A clot is an occlusion of coagulated blood formed inside a blood vessel. Blood clots are a significant health risk since they can trigger heart attacks, strokes, serious lung problems, the loss of a limb, or even death if not treated efficiently.
Since a blood clot may form in almost every part of the circulatory system, there are several types of clotting disorders, some of them are inherited, and some are acquired. Here are a few of the most common:
Factor V Leiden. Factor V is a protein for the coagulation system; when it malfunctions, the patient’s risk of clotting increases.
Prothrombin Gene Mutation. Prothrombin is a coagulant protein. In this disorder, the body produces it excessively.
Antiphospholipid Antibody Syndrome (APLS). It is an autoimmune disease in which the body increases the clotting risk by producing antibodies for certain types of blood proteins.
Deep Vein Thrombosis (DVT). Blood clots form inside deep veins, commonly in the legs and hips and sometimes in the arms. Fragments of the clots can break down and travel to other parts of the body.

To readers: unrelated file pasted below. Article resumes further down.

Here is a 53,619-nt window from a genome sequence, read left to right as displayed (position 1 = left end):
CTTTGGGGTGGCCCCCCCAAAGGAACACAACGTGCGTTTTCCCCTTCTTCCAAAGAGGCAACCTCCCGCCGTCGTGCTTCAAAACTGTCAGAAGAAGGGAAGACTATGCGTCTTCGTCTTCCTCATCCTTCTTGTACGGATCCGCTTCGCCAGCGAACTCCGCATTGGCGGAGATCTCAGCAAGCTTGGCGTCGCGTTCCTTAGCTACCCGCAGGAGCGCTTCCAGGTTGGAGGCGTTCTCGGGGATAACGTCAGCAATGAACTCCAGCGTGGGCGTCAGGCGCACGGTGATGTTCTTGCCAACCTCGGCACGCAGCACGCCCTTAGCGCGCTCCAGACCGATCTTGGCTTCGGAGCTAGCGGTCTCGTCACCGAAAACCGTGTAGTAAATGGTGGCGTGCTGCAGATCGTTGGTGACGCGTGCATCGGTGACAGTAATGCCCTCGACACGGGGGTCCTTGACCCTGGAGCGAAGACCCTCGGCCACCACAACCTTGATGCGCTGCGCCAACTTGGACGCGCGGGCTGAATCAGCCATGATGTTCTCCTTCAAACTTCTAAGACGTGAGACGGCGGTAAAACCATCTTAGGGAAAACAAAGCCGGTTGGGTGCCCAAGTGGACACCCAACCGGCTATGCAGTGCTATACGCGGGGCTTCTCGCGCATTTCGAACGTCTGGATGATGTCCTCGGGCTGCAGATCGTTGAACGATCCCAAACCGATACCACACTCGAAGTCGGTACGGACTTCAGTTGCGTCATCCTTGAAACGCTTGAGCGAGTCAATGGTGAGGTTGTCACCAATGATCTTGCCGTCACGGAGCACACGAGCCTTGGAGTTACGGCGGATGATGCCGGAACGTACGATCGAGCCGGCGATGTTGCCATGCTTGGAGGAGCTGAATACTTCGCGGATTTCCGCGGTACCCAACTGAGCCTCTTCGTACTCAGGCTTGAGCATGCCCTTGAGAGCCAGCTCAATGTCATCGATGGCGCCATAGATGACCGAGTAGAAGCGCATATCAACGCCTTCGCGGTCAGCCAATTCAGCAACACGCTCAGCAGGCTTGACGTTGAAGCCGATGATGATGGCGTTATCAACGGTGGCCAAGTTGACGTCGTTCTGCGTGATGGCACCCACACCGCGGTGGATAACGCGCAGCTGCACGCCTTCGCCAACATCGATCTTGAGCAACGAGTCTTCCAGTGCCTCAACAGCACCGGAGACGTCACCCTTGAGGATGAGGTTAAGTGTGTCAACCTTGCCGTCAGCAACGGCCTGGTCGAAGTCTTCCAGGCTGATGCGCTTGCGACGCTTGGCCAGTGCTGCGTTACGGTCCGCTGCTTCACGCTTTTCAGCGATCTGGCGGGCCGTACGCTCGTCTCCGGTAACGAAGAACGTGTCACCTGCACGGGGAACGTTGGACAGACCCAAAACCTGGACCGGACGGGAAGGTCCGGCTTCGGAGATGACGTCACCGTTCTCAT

Pulmonary Embolism (PE). It occurs when a clot wedges in a lung artery, and it might lead to lung damage or even death.
Arterial Thrombosis. An arterial clot that breaks down can cause damage to any organ since the blockage prevents the correct blood flow through the body.
The body keeps a balance between procoagulant factors and anticoagulant factors. For example, we know blood clots are an essential function of the circulatory system, but when this balance is altered, it can lead to a blood clotting disorder.
This imbalance might occur for genetic reasons, mutations, or changes in the gene’s structure before birth. Some of the most common risk factors for developing clotting disorders are:
There are many different signs and symptoms of clotting disorders, depending on the type of it. But usually, they all start early with the swelling of a limb, sometimes a leg or an arm, accompanied by pain, warmth, or reddish or bluish skin.
If the blood clot has broken down and the fragments have reached some other organ, such as the lungs, the patient may experience shortness of breath, chest pain, bloody cough, increased sweating, or accelerated heart rate.
A hematologist is a doctor who specializes in blood diseases and disorders. If you experience some of the symptoms described above, the doctor may run some tests to determine the blood clotting process and the balance of your clotting factors.
Medical professionals may treat existing blood clots with medications that provoke clot breakdown. These drugs are called anticoagulants or blood thinners. In addition, some long-term treatments for clotting disorders include a lifetime of regular medication or even the surgical removal of the clots.
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